HAVANA (Reuters) - One hundred state-run produce markets and 26 other establishments were scheduled to become private cooperatives on Monday as Communist-run Cuba continues to shed secondary economic activity in favor of individual initiative and markets.
The cooperatives will be the first outside of agriculture since all businesses were nationalized in 1968.
The government says many more establishments will follow, beginning in 2014, as an alternative to small and medium-sized state businesses in retail and food services, transportation, light manufacturing and construction, among other sectors.
The produce markets were supplied exclusively by the state, which also set prices and wages.
As cooperatives they will now purchase produce from any source and set their own prices, with the exception of a few state supplied staples, for example rice, chick peas and potatoes in Havana.
At one of the dozens of Havana markets set to become cooperatives this week, the mood was festive on Saturday as workers painted the dark and dingy premises, fixed broken bins and in general spruced up the place on their last day as state employees.
“We were given the choice of working as a cooperative member or being laid off,” Antonio Rivera, a worker turned member, said.
“I think we will be better off so I joined,” he said.
On Sunday the 100 markets took inventory and made other preparations, before their adventure into the country’s growing “non-state” sector began.
President Raul Castro, who took over from his brother Fidel in 2008, has already taken steps to deregulate small private businesses in the retail sector, lease small state shops and taxis to individual employees and fallow state lands to would-be small farmers in search of improved production and efficiency.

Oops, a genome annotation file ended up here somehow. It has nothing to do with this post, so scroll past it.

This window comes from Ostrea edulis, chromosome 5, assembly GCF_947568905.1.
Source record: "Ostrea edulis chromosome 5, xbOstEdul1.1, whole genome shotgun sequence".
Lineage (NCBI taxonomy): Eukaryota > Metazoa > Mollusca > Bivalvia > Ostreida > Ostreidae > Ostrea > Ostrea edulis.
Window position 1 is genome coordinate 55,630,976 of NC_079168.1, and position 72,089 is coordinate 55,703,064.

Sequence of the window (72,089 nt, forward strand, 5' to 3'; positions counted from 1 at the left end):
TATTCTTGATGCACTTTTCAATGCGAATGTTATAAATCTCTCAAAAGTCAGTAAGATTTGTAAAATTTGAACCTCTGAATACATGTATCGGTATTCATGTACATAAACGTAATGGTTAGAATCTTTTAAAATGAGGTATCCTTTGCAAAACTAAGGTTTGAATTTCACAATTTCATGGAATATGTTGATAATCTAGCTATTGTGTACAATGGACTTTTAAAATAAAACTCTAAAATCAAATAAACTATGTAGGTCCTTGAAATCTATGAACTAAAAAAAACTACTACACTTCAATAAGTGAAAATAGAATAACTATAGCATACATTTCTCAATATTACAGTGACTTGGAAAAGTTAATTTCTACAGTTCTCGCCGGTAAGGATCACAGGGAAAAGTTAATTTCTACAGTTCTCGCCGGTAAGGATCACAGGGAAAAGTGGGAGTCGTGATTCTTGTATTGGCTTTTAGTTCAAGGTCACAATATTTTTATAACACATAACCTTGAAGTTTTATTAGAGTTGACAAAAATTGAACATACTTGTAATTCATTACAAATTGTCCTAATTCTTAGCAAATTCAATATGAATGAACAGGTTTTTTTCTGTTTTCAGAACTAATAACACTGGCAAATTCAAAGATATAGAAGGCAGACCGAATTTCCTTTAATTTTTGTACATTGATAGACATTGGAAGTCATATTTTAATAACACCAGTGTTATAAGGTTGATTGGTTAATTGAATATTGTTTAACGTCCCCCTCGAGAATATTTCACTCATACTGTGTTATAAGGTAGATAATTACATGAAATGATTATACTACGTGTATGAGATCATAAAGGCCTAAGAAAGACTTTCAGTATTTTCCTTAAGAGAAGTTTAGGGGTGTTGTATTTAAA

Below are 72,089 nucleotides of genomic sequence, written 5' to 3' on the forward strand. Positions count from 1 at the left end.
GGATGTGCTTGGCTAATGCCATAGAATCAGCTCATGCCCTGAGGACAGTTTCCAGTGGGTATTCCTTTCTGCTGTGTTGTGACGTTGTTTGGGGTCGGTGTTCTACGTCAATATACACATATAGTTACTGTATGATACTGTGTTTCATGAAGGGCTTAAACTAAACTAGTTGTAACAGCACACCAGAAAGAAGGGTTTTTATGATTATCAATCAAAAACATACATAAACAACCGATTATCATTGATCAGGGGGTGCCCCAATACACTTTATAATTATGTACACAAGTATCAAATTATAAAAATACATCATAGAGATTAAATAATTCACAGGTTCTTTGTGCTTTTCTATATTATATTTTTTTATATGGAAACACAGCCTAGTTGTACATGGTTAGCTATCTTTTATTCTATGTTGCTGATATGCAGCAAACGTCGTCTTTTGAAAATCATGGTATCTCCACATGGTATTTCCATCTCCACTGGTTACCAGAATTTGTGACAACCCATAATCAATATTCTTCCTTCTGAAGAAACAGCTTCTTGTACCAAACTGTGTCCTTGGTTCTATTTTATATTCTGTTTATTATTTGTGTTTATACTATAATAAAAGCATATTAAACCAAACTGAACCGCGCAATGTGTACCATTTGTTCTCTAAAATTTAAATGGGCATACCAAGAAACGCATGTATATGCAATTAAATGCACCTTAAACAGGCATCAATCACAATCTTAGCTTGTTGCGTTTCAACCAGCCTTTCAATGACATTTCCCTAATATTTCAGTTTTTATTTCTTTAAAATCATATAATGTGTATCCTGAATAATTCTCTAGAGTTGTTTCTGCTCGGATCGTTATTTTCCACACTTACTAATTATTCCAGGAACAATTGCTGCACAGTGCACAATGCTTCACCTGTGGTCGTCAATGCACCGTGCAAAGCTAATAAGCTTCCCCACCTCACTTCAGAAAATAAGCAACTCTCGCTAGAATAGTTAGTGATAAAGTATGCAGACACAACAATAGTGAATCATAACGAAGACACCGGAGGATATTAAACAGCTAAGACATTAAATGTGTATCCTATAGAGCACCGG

According to the government, more than 430,000 people now work in the non-state sector which consists of private entrepreneurs, their employees and individuals who own or lease taxis and the like.
The figure does not include some 2,000 agricultural cooperatives and 400,000 small farmers.
The new cooperative markets average 15 or fewer members and will lease their premises from the state.
They will function independently of state entities and businesses, set prices in cases where they are not fixed by the state, operate on a democratic basis, divide profit as they see fit and receive better tax treatment than individually owned businesses, according to a decree law published in December.
The law allows for an unlimited number of members and use of contracted employees on a three-month basis.
The newly elected administrator of one market said that for weeks they had been making contact with farm cooperatives in preparation for Monday, and could also buy from individual farmers and state farms and wholesale markets.
“I’m sure the public will benefit. The produce will be of better quality, there will be better service and people will go where the prices are the lowest,” he said, asking his name not be used because he feared he would get into trouble for talking to a foreign journalist.
“There will be more competition and the winners will be those who do the best job,” he said, adding, “everything will depend on us and we will have to look for merchandise wherever because if we don’t we will not make anything.”
Consumers appeared to support the measure, though some fretted over a possible increase in prices.
“They should have done this long ago,” Soledad Martinez said as she shopped at the market on Saturday.
“Now there will be a greater variety and we will be treated better. I just hope prices decrease a bit and do not go up,” she said.
Cuban authorities began discussing three years ago how to transform bankrupt small and medium-sized state businesses - plagued by pilfering, embezzlement and general inefficiency - into cooperatives.
The Communist Party adopted a sweeping five-year plan to “update” the economy in 2011, which included moving more than 20 percent of the state labor force of 5 million people into a new “non-state” sector of private and cooperative businesses.`
Editing by Eric Walsh